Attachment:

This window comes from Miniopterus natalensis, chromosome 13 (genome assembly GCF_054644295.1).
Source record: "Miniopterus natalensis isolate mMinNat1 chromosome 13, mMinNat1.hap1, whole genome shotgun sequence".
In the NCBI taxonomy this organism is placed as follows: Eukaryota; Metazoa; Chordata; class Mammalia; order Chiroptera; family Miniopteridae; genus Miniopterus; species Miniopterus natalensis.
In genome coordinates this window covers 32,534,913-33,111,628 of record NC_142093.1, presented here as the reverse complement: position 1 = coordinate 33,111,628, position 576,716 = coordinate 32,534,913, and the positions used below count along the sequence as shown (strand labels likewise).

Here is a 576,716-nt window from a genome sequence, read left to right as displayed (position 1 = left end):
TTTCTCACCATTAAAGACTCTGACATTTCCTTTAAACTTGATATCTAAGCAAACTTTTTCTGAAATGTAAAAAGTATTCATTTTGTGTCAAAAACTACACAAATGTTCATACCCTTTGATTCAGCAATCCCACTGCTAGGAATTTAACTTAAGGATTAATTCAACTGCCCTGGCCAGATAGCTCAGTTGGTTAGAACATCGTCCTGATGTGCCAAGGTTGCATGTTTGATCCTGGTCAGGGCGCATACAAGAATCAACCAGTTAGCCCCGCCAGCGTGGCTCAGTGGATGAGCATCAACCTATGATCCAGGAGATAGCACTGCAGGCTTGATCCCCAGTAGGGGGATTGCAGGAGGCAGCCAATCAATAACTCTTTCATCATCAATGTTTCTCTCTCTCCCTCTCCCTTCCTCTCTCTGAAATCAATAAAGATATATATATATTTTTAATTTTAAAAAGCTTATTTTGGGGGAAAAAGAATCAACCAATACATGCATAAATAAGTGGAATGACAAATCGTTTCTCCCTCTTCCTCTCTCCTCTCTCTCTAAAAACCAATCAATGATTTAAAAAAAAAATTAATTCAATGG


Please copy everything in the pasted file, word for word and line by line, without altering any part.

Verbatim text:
This window comes from Miniopterus natalensis, chromosome 13 (genome assembly GCF_054644295.1).
Source record: "Miniopterus natalensis isolate mMinNat1 chromosome 13, mMinNat1.hap1, whole genome shotgun sequence".
In the NCBI taxonomy this organism is placed as follows: Eukaryota; Metazoa; Chordata; class Mammalia; order Chiroptera; family Miniopteridae; genus Miniopterus; species Miniopterus natalensis.
In genome coordinates this window covers 32,534,913-33,111,628 of record NC_142093.1, presented here as the reverse complement: position 1 = coordinate 33,111,628, position 576,716 = coordinate 32,534,913, and the positions used below count along the sequence as shown (strand labels likewise).

Here is a 576,716-nt window from a genome sequence, read left to right as displayed (position 1 = left end):
TTTCTCACCATTAAAGACTCTGACATTTCCTTTAAACTTGATATCTAAGCAAACTTTTTCTGAAATGTAAAAAGTATTCATTTTGTGTCAAAAACTACACAAATGTTCATACCCTTTGATTCAGCAATCCCACTGCTAGGAATTTAACTTAAGGATTAATTCAACTGCCCTGGCCAGATAGCTCAGTTGGTTAGAACATCGTCCTGATGTGCCAAGGTTGCATGTTTGATCCTGGTCAGGGCGCATACAAGAATCAACCAGTTAGCCCCGCCAGCGTGGCTCAGTGGATGAGCATCAACCTATGATCCAGGAGATAGCACTGCAGGCTTGATCCCCAGTAGGGGGATTGCAGGAGGCAGCCAATCAATAACTCTTTCATCATCAATGTTTCTCTCTCTCCCTCTCCCTTCCTCTCTCTGAAATCAATAAAGATATATATATATTTTTAATTTTAAAAAGCTTATTTTGGGGGAAAAAGAATCAACCAATACATGCATAAATAAGTGGAATGACAAATCGTTTCTCCCTCTTCCTCTCTCCTCTCTCTCTAAAAACCAATCAATGATTTAAAAAAAAAATTAATTCAATGG